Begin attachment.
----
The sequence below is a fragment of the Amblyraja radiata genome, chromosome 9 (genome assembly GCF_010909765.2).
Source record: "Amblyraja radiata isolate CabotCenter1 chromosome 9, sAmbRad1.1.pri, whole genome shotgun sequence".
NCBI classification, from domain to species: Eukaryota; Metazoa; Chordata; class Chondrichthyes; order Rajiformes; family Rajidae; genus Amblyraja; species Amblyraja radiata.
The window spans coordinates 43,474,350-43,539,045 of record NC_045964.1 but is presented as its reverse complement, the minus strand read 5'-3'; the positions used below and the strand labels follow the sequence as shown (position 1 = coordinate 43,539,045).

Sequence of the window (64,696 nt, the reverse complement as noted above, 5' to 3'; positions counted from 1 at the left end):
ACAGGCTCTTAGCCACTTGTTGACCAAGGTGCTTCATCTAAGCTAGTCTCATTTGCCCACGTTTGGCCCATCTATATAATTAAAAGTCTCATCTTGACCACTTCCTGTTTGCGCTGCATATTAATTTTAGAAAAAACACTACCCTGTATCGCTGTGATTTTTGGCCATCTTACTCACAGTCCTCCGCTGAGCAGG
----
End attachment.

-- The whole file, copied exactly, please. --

The sequence below is a fragment of the Amblyraja radiata genome, chromosome 9 (genome assembly GCF_010909765.2).
Source record: "Amblyraja radiata isolate CabotCenter1 chromosome 9, sAmbRad1.1.pri, whole genome shotgun sequence".
NCBI classification, from domain to species: Eukaryota; Metazoa; Chordata; class Chondrichthyes; order Rajiformes; family Rajidae; genus Amblyraja; species Amblyraja radiata.
The window spans coordinates 43,474,350-43,539,045 of record NC_045964.1 but is presented as its reverse complement, the minus strand read 5'-3'; the positions used below and the strand labels follow the sequence as shown (position 1 = coordinate 43,539,045).

Sequence of the window (64,696 nt, the reverse complement as noted above, 5' to 3'; positions counted from 1 at the left end):
ACAGGCTCTTAGCCACTTGTTGACCAAGGTGCTTCATCTAAGCTAGTCTCATTTGCCCACGTTTGGCCCATCTATATAATTAAAAGTCTCATCTTGACCACTTCCTGTTTGCGCTGCATATTAATTTTAGAAAAAACACTACCCTGTATCGCTGTGATTTTTGGCCATCTTACTCACAGTCCTCCGCTGAGCAGG